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2021 Karen Skvarla Fund Grant Recipient: Emily Goldstein (MD)

Photo by Ryan Sennewald Photography

I am so grateful to have received the Karen Skvarla Fund Grant for Young Professionals this year! Receiving this grant made a huge difference for me and my horse. I used the grant for three training sessions with Bent Jensen and nine lessons with Michele Wellman. In doing this, I was able to spread out my training. My goal for myself and my horse was to get consistent training over a several-month period. My horse was injured in the spring, so our timeline was slightly altered playing catch up, but it worked out beautifully in the end!

I utilized this grant to help bring my horse back to work after battling kissing spine, and two soft tissue injuries. I have previously trained this horse through Prix St Georges and competed with him at Fourth Level but it has been a very tricky couple of years to get him going well again after his diagnoses and downtime. I knew Bent and Michele would be the perfect team to help me. I have worked with both over the last couple of years. Bent has experience with kissing spine and Michele has a great eye and sense of feel.

First, we focused on connection. It is imperative for a horse with kissing spine to learn to use its topline correctly to support its back. We did very basic work but got both myself and my horse comfortable and happy deep and round, accepting rein contact. I did a lot of stretching in trot and canter and a lot of transitions and focused on sometimes working in a smaller schooling trot to make the horse have to bend and articulate each joint without just skimming across the ground by running.

Next, we slowly began to reintroduce lateral work and moving his body around. One exercise I enjoyed (from Michele) to dip our toes back into lateral work is as follows: short side haunches in, long side shoulder-in (or shoulder-fore if that is too difficult), a few steps of half pass, then leg yield back to the wall, then back to haunches in on the short side. I also sometimes used renvers to help control the shoulders before shoulder-in, if I felt it was needed.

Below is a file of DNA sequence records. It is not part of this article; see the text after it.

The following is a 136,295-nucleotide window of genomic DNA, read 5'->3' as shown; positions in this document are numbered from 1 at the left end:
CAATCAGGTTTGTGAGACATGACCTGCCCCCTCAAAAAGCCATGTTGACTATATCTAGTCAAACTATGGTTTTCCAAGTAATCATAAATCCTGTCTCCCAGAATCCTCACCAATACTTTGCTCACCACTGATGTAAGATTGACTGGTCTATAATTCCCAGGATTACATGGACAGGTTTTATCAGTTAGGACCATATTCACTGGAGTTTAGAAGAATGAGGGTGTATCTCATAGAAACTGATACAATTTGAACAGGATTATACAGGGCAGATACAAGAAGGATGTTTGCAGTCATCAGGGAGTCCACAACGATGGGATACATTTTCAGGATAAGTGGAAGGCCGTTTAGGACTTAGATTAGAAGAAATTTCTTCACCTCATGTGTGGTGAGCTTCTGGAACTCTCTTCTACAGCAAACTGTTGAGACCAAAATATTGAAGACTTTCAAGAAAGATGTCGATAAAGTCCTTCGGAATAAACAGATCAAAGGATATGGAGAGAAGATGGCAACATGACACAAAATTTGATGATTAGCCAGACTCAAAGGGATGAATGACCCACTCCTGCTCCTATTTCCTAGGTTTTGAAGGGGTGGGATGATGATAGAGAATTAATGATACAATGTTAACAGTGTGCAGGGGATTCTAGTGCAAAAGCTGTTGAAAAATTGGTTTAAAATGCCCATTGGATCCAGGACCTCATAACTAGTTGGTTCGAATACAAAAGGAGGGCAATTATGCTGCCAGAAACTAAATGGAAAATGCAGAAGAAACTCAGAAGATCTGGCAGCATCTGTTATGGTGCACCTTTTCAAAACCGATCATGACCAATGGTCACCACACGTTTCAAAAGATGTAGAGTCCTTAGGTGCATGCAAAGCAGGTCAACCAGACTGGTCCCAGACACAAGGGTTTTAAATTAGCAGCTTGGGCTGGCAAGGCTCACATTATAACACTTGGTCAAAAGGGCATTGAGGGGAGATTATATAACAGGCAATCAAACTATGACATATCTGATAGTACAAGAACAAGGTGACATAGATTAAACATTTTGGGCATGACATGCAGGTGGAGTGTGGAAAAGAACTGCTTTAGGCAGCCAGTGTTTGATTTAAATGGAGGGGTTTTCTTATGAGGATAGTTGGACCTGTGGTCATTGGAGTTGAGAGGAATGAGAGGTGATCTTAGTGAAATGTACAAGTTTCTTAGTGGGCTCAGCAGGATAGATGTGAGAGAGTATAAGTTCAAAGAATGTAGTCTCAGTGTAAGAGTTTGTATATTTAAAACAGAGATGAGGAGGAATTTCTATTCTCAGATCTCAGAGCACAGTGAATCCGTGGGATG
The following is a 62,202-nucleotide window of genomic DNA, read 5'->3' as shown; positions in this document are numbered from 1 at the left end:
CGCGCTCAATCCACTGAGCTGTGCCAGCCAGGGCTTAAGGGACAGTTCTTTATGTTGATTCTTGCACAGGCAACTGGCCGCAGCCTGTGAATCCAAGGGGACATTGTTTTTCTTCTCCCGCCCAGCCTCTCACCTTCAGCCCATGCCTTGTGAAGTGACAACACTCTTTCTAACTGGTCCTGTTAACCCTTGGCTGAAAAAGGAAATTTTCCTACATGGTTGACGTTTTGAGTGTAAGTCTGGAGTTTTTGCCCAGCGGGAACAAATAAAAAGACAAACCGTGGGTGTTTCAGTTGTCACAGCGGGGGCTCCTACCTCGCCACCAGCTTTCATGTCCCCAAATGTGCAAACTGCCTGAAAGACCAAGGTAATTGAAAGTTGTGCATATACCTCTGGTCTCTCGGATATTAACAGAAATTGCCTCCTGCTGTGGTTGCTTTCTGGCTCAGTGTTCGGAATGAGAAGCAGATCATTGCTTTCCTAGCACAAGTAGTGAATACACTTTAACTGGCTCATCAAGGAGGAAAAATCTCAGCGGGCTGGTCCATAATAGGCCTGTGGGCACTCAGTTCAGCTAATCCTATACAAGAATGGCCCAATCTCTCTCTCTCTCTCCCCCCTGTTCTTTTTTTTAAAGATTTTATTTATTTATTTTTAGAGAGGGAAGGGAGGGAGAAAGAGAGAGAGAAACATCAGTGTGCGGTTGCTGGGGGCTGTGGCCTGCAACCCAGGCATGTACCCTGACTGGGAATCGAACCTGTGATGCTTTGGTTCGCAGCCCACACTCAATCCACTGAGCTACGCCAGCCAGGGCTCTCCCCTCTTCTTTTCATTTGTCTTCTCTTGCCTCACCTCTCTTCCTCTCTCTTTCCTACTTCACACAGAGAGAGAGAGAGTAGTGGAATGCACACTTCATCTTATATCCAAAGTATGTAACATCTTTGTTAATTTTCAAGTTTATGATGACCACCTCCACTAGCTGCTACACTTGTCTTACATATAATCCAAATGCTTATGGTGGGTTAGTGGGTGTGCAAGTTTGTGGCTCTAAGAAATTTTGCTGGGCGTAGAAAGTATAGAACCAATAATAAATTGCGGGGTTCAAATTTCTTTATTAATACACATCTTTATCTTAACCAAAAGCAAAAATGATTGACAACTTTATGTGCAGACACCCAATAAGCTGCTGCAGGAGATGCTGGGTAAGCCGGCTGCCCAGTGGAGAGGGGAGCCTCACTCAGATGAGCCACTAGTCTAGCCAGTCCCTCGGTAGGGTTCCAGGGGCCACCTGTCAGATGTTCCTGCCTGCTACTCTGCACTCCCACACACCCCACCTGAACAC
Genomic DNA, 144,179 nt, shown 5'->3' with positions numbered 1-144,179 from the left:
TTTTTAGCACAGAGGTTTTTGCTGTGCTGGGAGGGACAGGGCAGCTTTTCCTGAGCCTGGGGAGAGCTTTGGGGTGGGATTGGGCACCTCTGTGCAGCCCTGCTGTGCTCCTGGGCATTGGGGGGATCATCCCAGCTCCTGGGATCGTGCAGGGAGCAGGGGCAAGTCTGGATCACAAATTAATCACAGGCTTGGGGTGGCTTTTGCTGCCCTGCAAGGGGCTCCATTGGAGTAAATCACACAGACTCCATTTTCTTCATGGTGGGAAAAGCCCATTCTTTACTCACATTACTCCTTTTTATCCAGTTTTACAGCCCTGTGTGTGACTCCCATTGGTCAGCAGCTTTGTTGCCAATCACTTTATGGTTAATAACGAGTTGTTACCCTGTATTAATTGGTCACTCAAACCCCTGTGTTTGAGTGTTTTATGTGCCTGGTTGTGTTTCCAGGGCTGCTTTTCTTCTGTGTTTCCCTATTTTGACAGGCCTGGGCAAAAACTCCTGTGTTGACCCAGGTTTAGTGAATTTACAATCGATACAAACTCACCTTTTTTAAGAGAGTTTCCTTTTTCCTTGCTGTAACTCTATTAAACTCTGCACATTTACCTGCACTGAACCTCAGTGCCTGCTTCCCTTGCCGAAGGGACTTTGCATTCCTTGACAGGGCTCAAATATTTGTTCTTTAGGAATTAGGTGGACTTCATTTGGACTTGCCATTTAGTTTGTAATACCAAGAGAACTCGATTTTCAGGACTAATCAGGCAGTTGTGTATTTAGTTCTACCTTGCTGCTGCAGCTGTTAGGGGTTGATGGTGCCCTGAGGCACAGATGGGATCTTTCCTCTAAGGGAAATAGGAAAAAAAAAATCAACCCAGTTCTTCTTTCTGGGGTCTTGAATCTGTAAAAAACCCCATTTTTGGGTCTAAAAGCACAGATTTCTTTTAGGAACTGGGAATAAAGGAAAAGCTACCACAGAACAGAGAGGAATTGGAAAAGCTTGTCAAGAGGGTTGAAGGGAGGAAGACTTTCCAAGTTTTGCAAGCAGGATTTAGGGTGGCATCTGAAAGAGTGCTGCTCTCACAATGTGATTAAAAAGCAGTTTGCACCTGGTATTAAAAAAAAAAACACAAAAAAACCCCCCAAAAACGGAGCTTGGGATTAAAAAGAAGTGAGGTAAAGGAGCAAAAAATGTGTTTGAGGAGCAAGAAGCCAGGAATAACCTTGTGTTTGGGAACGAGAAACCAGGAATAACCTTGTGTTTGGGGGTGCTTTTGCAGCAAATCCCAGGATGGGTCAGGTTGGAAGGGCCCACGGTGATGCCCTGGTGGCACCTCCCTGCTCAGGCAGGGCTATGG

When we first began that exercise, I didn’t ask for too much angle, but as time went on asked for more. To work on angle in half pass we used this exercise (from Bent): Half pass out of the corner to the quarter line, leg yield back towards the wall a few steps to correct the bend/angle, then back to half pass. I also began to start sitting the trot again, another thing that has been difficult with a kissing spine horse. Bent had me begin sitting during long sides in shoulder-in and increase this in increments. Sitting in increments is very helpful to get my horse used to being sat on again and doing it in shoulder-in allows me to keep the hind end coming, while the bend of the shoulder-in helps keep him supple and his back up.

Michele has a great eye and has helped me greatly with my body and positioning. This has been so helpful in making my aids more tactful. Riding a horse with kissing spine has made me want to be too soft in my back and light in my seat and I am constantly working on myself. Michele is able to translate what I am feeling under saddle and help me make corrections, and of course, usually, when I fix me, it fixes whatever issue I’m feeling under me with my horse. Now that we are schooling more lateral movements it has become even more important that I make sure my body is in the right place.

Michele has been working with us a long time and has been so supportive in the process of bringing my horse back, anyone who knows the rehab game knows how difficult it is and she has been wonderful helping me through the process with a very empathetic mind, encouraging me and pushing just the right amount. Bent has also been very encouraging. It is always a confidence boost when your coaches are confident in you!

As things progress, we have begun to ask for more. We have started schooling changes and tempis again, asking for more angle in our lateral work, and steeper half passes. We have also started to ride some test pieces. I have seen so much progress in my horse over the last few months and am now looking to enter him in a show this fall, his first show since 2019! I have my eye on one of the Fourth Level tests. I am so excited!

My goal is to finish this year in Fourth Level and hopefully finish my silver medal with him next year, something I’ve been trying to do for a while now. Bringing him back to work has been so hard, and I am so happy we can have this guidance this year with the grant I received from The Dressage Foundation.

This grant has given us the support we needed to get back in the game and make consistent progress. We are both in such a better place than when our training started, and I am once again excited for the future with my partner! This has been a great opportunity for me as a professional to continue my education and now has me on track to continue competing at higher levels which will benefit my business and my student’s education. I can apply all I have learned from this training to my clients and their horses. This process has taught me all about how to be a sympathetic rider, and to think outside the box. Thank you to The Dressage Foundation!!


Photo by Ryan Sennewald Photography

Photo by Ryan Sennewald Photography

Photo by Ryan Sennewald Photography